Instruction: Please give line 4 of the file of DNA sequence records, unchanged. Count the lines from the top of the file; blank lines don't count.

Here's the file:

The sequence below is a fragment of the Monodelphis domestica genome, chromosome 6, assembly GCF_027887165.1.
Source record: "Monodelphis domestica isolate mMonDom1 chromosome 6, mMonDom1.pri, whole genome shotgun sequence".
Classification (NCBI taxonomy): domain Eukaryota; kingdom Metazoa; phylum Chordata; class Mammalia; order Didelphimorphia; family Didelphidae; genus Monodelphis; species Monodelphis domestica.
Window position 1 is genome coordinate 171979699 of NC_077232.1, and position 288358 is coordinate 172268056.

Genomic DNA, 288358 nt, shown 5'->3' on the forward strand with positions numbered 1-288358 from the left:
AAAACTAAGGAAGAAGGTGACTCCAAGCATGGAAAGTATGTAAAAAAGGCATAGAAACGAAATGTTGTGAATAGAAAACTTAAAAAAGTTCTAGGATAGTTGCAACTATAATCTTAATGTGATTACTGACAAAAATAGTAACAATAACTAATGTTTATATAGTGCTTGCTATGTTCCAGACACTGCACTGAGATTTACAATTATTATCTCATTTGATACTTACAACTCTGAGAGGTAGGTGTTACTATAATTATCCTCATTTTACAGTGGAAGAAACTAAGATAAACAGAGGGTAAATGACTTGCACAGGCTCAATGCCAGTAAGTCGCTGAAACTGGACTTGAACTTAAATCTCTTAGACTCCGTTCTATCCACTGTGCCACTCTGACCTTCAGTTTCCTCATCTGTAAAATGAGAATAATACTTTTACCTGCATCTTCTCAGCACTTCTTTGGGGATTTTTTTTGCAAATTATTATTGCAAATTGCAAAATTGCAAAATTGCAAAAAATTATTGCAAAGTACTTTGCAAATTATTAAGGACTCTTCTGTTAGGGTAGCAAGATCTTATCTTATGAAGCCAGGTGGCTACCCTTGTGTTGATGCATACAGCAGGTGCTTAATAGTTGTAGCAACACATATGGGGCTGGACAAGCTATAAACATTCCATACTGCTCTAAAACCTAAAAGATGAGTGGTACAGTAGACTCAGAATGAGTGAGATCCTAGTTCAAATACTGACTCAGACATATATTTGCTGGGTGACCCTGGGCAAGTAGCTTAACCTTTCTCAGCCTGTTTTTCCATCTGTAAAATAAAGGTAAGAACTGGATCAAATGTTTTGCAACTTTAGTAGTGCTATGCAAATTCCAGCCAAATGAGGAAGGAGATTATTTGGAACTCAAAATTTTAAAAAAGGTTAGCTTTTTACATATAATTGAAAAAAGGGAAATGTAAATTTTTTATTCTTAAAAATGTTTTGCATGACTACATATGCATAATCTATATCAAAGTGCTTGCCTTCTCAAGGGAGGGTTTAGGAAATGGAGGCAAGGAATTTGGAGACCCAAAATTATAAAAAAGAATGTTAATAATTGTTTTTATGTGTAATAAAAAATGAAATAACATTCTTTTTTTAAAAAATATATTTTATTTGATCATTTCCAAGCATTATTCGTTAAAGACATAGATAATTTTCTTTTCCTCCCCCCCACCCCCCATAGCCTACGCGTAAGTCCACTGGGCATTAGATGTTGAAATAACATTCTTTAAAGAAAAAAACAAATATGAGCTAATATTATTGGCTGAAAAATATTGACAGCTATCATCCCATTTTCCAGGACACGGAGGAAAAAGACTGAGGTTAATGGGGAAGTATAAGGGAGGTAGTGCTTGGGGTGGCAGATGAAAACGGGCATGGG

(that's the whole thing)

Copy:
Window position 1 is genome coordinate 171979699 of NC_077232.1, and position 288358 is coordinate 172268056.